Luna Gale runs Thursday, June 2 - Saturday, June 4 at the Kerrytown Concert House, 415 North Fourth Avenue, Ann Arbor, MI. General seating tickets: $20 for adults; $15 for students (limited front row café table seating for groups of 2 - 3 for $25 a seat; special group rate general seating price of $15 per ticket for groups of 10 or more). For reservations, call Kerrytown Concert House at 734-769-2999 or visit http://kerrytownconcerthouse.com.
A rainy and colder-than-typical May Saturday didn’t stop people from checking out the Westside art scene. Ann Arbor is home to many artists in hiding. Bet you didn’t know that your neighbor moonlights as an artist! The Westside Art Hop is your chance to realize that art is all around as you stroll through the Old West Side of Ann Arbor with leisurely stops in homes, studios, porches, and yards. It happens twice each year, once in May and again in December. You'll find painting, photography, glass, metal and wood sculpture, jewelry, cards, mosaics, fiber arts, and crafts. There really is something for everyone, ranging from reasonably priced objects for daily use to museum quality pieces.
Larry and Lucie Nisson are well known advocates for the arts in Ann Arbor. If you walked by or interacted with the Pop•X event at Liberty Square last October, you’ve encountered one of the manifestations of their advocacy. It should come as no surprise to find that the Nissons helped bring about the Westside Art Hop as well. At its inception in 2012, the Art Hop featured 4 venues featuring 13 artists. The hop has grown to 11 venues and nearly 40 artists displaying their work. Conceived of as a neighborhood event designed to support local artists and provide a new slice to the Ann Arbor art scene, the Art Hop unambiguously frames artists as members of the community and gives the community a chance to support local arts.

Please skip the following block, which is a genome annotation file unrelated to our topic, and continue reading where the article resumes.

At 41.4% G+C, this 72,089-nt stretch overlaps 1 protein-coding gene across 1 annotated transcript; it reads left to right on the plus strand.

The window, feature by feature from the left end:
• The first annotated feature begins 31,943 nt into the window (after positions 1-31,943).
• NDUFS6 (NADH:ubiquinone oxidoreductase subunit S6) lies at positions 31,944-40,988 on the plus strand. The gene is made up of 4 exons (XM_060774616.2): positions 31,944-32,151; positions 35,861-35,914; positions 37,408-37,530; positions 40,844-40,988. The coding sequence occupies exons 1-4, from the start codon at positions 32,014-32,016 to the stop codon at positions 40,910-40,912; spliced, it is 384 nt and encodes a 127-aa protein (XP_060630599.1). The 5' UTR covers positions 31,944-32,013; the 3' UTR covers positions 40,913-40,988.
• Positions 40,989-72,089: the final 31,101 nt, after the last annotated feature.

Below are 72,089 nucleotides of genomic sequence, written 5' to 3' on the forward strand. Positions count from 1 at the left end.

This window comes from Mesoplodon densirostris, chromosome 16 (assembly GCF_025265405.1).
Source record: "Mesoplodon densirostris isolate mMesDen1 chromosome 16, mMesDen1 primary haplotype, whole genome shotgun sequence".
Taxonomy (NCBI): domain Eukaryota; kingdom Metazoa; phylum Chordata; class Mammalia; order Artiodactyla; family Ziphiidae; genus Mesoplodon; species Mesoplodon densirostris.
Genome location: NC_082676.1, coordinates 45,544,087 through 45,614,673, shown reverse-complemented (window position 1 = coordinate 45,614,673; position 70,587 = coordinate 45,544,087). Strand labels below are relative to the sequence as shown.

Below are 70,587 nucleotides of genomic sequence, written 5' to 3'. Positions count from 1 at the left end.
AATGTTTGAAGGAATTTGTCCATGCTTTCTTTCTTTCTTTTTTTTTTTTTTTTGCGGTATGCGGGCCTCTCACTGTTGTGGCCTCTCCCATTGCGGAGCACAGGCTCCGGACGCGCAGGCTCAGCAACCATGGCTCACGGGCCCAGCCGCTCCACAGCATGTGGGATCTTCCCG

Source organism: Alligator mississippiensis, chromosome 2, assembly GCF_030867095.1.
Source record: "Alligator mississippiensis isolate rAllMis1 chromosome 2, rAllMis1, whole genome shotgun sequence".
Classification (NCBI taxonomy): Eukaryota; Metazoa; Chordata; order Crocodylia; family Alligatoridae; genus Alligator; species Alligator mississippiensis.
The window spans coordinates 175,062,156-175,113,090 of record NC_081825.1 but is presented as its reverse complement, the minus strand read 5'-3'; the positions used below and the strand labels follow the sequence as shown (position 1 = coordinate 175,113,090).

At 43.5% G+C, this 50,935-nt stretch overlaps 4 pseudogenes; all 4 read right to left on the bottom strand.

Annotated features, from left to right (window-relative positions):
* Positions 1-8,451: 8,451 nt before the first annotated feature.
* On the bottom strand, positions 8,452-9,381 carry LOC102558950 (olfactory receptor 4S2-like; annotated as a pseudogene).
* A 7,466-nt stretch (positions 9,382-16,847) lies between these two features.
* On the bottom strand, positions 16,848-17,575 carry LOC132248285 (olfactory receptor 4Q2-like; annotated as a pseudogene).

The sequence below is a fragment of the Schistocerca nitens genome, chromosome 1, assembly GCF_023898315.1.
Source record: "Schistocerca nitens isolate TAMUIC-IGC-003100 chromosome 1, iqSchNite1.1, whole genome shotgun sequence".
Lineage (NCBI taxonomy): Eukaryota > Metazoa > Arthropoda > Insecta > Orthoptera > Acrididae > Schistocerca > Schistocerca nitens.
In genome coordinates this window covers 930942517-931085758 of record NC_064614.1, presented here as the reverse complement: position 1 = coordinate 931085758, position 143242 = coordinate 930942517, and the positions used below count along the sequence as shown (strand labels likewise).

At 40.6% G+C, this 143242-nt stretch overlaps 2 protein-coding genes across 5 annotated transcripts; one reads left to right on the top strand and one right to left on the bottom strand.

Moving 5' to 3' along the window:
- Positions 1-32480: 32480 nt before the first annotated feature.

The art advocates are artists themselves, and the work of both Nissans were on display at the Art Hop. Larry’s glass art was a collection of wonderfully organic sculptures that used light and gravity as a dancing partner, as well as drinking glasses composed of dream-like swirls of colors and patterns.
Lucy Nisson’s mosaics offered abstract and playful interactions between shape and color, but also some representational images that used texture and depth to invite a deeper investigation. At every turn of a corner one found more mosaic and glass art integrated into the home. Their backsplash was created by Lucie. They drink from Larry’s glasses. Their art isn’t adornment, it is a fully integrated part of their lifestyles.
Oran Hesterman’s work was shown at the Nisson’s home. By day, Hesterman is president and CEO of Fair Food Network, a national nonprofit that increases access to healthy food in underserved communities. By night he is a potter. His work is functional – bowls, vases, and mugs – meant for daily use. Hesterman has been a potter since he was 16 and realized that he had a talent for centering clay on the potter’s wheel. He and his wife Lucinda Kurtz collaborate on some of the pieces, her beadwork embellishes his designs.
Hallie Levine’s copper and enamel jewelry was shown at Gretchen’s House on Mt. Vernon Avenue. Her delicate looking jewelry consists of flat, organic shapes cut from copper and enameled in smooth muted tones. Many of her pieces are also embellished with subtle textures and delicate line pattern designs.
In front of Gretchen's House, and sheltered from the rain by a tent was Kim Ensch. Her layered paper and fiber collages create dreamlike landscapes with hidden messages and meanings. If you look closely, you can find faces and messages hidden within the organic lines. The tree imagery might give one the sense of being rooted in the family or stuck in the past.